The most effective policies are always the best until they aren’t. Now Liverpool may have no option but to rethink an approach to the transfer market that has served them well for much of the recent era.
Under the guidance of manager Jurgen Klopp and with owners Fenway Sports Group managing the finances, the Reds’ recruitment team have honed a well-defined strategy in terms of the transfer market.
The preference for bringing in younger talent with the ability to improve both themselves and the team – and still have potential resale value – has meant that only one of the last 18 outfield signings since Xherdan Shaqiri was brought in five years ago has been over the age of 25.
The arrivals of the summer, 24-year-old Alexis Mac Allister and 22-year-old Dominik Szoboszlai continue the trend after the arrival of Cody Gakpo in January and, the year before, Luis Diaz, Darwin Nunez, Calvin Ramsay, Fabio Carvalho and Ben Doak.
READ MORE: Fabinho transfer latest as Liverpool and Al-Ittihad continue talks over £40m
READ MORE: ‘Felt something’ – Naby Keita suffers new injury nightmare after Liverpool transfer
The exception, of course, is Thiago Alcantara, who was already 29 and a player with a solidly established winning streak when he moved from Bayern Munich for £27.4m almost three years ago.
But Liverpool now find themselves once again in a position where immediate squad improvement may require them to temporarily ditch their tried-and-true approach.
With Fabinho edging closer to a £40m departure to Saudi Pro League champions Al-Ittihad, the Reds could soon part ways with one of their most experienced engine room operators with Jordan Henderson, another senior defensive midfield option also attracting interest from the Middle East.
Thiago has also been linked with a move to Saudi Arabia, although reports have suggested the Spaniard rejected an initial approach. It will hardly be the last. And with James Milner having already departed on a free transfer to Brighton & Hove Albion, there is a very real prospect of a gaping hole soon emerging in terms of midfield know-how in a position that calls for it.
Liverpool were already looking for a young, long-term replacement for Fabinho – Southampton’s 19-year-old Romeo Lavia the preferred choice – but have subsequently increased the profile in anticipation of the Brazilian’s possible departure. They know they need a player now, not just the future.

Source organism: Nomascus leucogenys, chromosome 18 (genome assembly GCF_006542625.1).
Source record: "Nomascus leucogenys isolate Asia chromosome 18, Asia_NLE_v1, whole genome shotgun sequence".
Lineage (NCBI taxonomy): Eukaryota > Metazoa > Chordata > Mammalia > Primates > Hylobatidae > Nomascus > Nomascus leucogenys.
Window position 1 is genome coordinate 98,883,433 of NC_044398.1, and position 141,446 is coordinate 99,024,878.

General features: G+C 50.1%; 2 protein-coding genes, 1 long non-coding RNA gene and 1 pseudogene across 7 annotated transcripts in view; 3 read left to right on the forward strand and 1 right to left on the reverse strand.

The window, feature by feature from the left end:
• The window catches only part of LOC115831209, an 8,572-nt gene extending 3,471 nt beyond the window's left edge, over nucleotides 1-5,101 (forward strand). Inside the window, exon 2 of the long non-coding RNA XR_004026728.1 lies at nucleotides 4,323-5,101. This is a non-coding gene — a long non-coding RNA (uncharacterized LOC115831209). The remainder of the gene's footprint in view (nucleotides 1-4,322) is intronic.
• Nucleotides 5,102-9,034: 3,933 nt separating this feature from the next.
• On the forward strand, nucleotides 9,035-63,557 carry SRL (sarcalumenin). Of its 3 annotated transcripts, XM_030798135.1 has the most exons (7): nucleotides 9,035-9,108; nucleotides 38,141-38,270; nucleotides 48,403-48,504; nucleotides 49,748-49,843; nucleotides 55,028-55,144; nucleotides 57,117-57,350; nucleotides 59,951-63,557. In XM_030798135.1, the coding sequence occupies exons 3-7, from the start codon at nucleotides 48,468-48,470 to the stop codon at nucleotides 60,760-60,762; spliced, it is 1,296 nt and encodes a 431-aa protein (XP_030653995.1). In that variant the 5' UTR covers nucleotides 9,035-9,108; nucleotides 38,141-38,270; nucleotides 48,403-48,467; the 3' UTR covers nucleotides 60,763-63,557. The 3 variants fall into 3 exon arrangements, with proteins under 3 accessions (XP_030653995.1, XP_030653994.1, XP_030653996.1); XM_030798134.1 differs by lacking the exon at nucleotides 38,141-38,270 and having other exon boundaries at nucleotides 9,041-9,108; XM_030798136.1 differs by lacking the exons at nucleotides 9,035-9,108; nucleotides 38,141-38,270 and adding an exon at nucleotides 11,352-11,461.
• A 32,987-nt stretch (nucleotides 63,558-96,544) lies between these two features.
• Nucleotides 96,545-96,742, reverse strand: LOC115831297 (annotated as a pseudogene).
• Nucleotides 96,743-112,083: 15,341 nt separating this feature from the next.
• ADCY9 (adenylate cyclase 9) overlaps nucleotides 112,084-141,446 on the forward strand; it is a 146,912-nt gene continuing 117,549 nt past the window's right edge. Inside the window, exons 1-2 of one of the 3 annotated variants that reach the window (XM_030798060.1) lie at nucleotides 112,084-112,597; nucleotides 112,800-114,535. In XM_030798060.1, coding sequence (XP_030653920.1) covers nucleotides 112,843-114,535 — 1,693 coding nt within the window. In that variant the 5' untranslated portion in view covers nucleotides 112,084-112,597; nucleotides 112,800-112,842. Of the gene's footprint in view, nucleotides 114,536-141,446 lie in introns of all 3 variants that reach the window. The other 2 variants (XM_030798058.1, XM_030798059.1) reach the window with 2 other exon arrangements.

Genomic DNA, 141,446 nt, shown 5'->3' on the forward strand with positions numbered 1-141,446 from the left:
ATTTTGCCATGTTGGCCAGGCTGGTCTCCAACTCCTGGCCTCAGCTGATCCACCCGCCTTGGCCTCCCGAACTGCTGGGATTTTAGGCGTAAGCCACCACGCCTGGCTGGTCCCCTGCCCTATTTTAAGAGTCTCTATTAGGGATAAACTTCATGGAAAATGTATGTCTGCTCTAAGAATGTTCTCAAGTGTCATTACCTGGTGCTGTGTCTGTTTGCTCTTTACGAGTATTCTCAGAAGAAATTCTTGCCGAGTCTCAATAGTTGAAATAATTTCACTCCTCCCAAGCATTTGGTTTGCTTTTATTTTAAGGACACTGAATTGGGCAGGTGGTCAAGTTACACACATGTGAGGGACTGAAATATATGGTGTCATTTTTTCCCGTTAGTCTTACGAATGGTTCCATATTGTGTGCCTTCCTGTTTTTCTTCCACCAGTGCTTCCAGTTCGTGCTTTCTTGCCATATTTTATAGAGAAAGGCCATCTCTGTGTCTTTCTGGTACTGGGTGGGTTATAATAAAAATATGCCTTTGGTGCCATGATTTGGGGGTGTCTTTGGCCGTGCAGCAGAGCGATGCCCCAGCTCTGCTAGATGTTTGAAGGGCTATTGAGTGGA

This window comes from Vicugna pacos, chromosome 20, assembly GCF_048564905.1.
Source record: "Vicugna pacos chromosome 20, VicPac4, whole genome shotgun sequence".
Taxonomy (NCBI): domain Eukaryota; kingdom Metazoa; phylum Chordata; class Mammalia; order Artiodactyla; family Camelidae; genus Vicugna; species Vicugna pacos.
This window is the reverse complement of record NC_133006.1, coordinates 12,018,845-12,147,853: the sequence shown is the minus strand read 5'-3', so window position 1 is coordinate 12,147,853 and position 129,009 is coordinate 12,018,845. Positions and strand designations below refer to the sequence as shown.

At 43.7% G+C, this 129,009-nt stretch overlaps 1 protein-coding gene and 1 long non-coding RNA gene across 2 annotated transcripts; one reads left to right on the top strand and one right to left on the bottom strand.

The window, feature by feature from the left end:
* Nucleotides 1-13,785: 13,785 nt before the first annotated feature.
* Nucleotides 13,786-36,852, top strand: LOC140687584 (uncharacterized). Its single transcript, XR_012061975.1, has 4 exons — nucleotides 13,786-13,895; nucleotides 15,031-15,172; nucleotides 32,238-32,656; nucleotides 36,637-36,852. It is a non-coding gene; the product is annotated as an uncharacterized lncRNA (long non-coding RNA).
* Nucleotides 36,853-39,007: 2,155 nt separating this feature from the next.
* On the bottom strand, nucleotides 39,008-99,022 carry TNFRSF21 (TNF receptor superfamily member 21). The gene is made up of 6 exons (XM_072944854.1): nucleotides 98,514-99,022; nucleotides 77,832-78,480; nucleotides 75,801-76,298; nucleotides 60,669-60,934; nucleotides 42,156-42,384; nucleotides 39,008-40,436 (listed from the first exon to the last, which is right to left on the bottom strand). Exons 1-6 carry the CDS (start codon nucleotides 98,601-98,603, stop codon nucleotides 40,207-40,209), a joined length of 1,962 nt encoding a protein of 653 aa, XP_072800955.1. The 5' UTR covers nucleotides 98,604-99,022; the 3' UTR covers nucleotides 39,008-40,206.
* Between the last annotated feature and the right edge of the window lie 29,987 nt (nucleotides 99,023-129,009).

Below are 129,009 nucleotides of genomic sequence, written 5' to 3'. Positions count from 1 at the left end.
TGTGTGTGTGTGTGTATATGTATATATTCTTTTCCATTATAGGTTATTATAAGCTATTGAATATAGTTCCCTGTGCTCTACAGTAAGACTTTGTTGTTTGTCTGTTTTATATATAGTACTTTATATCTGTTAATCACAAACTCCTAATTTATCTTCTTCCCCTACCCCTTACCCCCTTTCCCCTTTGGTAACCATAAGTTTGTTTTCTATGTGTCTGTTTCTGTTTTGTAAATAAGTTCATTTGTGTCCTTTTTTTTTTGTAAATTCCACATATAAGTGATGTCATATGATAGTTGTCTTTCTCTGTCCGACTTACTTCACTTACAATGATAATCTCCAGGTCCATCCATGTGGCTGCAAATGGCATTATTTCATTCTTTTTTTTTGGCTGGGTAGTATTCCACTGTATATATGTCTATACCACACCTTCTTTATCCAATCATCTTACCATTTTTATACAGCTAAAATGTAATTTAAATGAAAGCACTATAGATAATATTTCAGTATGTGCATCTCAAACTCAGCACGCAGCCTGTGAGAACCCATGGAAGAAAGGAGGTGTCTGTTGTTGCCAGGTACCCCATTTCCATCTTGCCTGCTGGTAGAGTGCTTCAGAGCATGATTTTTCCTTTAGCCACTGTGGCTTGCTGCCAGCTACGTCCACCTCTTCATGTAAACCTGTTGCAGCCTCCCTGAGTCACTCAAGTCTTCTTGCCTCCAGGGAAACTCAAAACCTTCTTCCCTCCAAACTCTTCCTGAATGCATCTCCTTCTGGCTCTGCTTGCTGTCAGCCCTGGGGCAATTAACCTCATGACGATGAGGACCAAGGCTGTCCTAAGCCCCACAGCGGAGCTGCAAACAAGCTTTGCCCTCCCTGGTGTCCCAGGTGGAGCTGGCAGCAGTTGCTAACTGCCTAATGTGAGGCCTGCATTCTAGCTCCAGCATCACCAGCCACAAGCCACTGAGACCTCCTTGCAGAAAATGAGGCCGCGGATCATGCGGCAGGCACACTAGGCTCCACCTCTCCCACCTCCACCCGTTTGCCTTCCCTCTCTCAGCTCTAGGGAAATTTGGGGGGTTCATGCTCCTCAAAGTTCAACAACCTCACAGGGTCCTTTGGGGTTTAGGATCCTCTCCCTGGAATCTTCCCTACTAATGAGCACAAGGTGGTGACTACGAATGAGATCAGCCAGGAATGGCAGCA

However, the problem is accessibility. There are targets out there – Fulham’s 28-year-old Joao Palhinha would be one of the more appealing given his Premier League and European experience – but the cost may well prove prohibitive for many, with Liverpool unwilling to spend huge amount on a type of player they hadn’t seriously considered buying until a few days ago. Selling clubs will also surely command a premium given any Reds’ interest.
Having identified and captured their two primary midfield targets this summer in Mac Allister and Szoboszlai, Liverpool and new sporting director Jorg Schmadtke will not compromise those efforts should they be forced to take such a key position.
And it may ultimately be that the Reds choose to show faith in their current squad – and their transfer strategy – by continuing to pursue a younger player. Henderson, if he stays, is expected to start the season, while Stefan Bajcetic, when fit, will challenge for a place alongside any new arrivals.
Indeed, there is a case for Liverpool to resist cashing in on Fabinho and instead stick to their original plan. After all, it would be a dereliction of duty to allow the Brazilian to leave and then replace him with an inferior player of the same age for an equal or greater transfer fee.
The signing of Thiago was, for some observers, a luxury Liverpool could afford as they sought a player who could help win a way through deep-lying opposition defences.
However, any move for an experienced talent in the coming weeks will be born of necessity. The Reds must decide whether to stick with the transfer plan – and risk some short-term pain for long-term gain.